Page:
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Angela Merkel speaks out on Russia, in public interview

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Former German Chancellor, Angela Merkel, has defended her record when it comes to handling Vladimir Putin

Merkel says she has no reason to apologise for her response to Russia’s annexation of Crimea from Ukraine back in 20-14, during her first public interview since leaving office.

“Diplomacy isn’t wrong just because it hasn’t worked…I don’t blame myself.

At times like these, I feel as worried as many others do.

What happened was not just unacceptable, but also a major mistake from Russia.”

angela merkel

Throughout her time as chancellor, she publicly opposed Ukraine joining NATO. This was during a period when Ukraine was plagued with corruption and other instabilities.

The Nord Stream 2 gas pipeline was also discussed in the interview, particularly referring to Germany’s reliance on Russia’s natural resources.

Merkel has previously been accused of leaving her nation vulnerable, by engaging in close business dealings with Russia.

Angela Merkel & Vladimir Putin
Photo Credit: Business Insider

The Nord Stream 2 was built during her time as leader and later suspended by current Chancellor, Olaf Scholz when the European war began.

However, Germany is struggling to reduce its dependence on Russian energy sources, without inflicting economic harm on itself.

When it comes to European tensions, Merkel says Russia and the European Union are neighbours that cannot ignore each other and must co-exist.

William is an Executive News Producer at TICKER NEWS, responsible for the production and direction of news bulletins. William is also the presenter of the hourly Weather + Climate segment. With qualifications in Journalism and Law (LLB), William previously worked at the Australian Broadcasting Corporation (ABC) before moving to TICKER NEWS. He was also an intern at the Seven Network's 'Sunrise'. A creative-minded individual, William has a passion for broadcast journalism and reporting on global politics and international affairs.

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Bombshell pro-Russian video emerges from Australian Open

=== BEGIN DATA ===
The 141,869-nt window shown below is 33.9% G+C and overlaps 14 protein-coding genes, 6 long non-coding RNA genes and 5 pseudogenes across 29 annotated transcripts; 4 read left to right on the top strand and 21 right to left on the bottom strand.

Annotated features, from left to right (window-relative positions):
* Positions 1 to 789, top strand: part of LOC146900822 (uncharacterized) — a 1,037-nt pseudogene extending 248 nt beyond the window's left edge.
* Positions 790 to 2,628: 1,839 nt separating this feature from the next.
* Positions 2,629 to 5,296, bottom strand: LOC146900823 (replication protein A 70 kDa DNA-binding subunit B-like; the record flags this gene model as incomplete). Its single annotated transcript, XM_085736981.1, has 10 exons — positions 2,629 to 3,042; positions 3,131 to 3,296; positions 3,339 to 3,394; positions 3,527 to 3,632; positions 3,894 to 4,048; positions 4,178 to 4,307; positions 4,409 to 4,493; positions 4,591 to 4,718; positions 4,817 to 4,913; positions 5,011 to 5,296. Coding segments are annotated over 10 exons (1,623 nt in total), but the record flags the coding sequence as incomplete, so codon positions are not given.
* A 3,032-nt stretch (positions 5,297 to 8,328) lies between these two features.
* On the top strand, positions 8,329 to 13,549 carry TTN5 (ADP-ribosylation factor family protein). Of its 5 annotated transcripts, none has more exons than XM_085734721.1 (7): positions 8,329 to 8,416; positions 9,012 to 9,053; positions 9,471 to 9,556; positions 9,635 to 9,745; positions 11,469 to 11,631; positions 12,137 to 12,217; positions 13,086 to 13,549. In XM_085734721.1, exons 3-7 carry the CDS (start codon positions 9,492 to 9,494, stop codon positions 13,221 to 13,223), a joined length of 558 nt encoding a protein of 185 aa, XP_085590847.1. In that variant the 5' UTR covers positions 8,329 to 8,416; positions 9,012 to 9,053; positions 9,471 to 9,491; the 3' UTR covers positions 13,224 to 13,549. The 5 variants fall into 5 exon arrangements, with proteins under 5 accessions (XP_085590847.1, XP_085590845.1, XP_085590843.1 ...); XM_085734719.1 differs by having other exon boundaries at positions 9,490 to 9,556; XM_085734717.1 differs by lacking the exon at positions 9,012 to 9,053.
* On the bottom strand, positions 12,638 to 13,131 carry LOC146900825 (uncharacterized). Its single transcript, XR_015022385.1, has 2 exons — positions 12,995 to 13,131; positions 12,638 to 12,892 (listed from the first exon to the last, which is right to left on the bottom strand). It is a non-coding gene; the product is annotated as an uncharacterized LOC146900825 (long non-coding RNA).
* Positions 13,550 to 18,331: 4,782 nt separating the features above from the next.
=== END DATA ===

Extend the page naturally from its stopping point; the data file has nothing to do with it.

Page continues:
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A bombshell video has emerged of the father of tennis star Novak Djokovic, amplifying the Russian controversy the Australian Open

 
Djokovic’s father was seen posing for pictures with a group of Putin supporters after his son won against Russia’s Andrey Rublev, to qualify for his 10th semi-final.

Russian flags have been banned from the Australian Open, but that didn’t stop one fan.

A man was seen holding a Russian flag with Putin’s face on it and wearing a t-shirt with the pro-war ‘Z’ symbol on it.

Four spectators were questioned by police and evicted from Melbourne Park.

After losing her semi-final, Belarusian Viktoria Azarenka hit back at media when pressed on tennis’ relationship with Russia’s war on Ukraine.

She told reporters incidents like Novak’s father posing with Russian fans have nothing to do with players.

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FBI Director discusses classified documents as U.S. lawmakers demand answers

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Bipartisan outrage on Capitol Hill as politicians say the Biden administration is stonewalling their quest for answers

FBI Director Christopher Wray is speaking out for the first time after several batches of classified documents were discovered in U.S. President Joe Biden’s Wilmington home and Washington think tank office.

On Thursday, Wray urged lawmakers and officials to be “conscious of the rules” when dealing with classified documents.

The statements appear to be a veiled criticism of President Biden after news broke that some of the classified papers in the President’s possession date back 14-years ago to when Biden was a Delaware Senator raising questions if this is a pattern for the president to mishandle classified information.

Meanwhile, on Capitol Hill, there is bipartisan outrage as lawmakers say the Biden administration is stonewalling them in their quest for answers.

Currently, both Biden and former President Donald Trump are facing special counsel investigations into their mishandling of classified documents—and just this week, former Vice President Mike Pence turned over classified documents to the DOJ.

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Black box from Nepal plane disaster to be sent to Singapore

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The black box recovered from the January 15 Nepal plane crash in Nepal is being sent to Singapore for analysis

The aim will be to identify the cause of the Yeti Airlines crash that killed all 72 people on board.

Both the flight data recorder and cockpit voice recorder will be examined by experts at Singapore’s Transportation Safety Investigation Bureau.

A government committee is still looking into the cause of the plane disaster.

It was initially suggested the black box be taken to France where the aircraft was manufactured, but Nepalese authorities decided to send it to Singapore.

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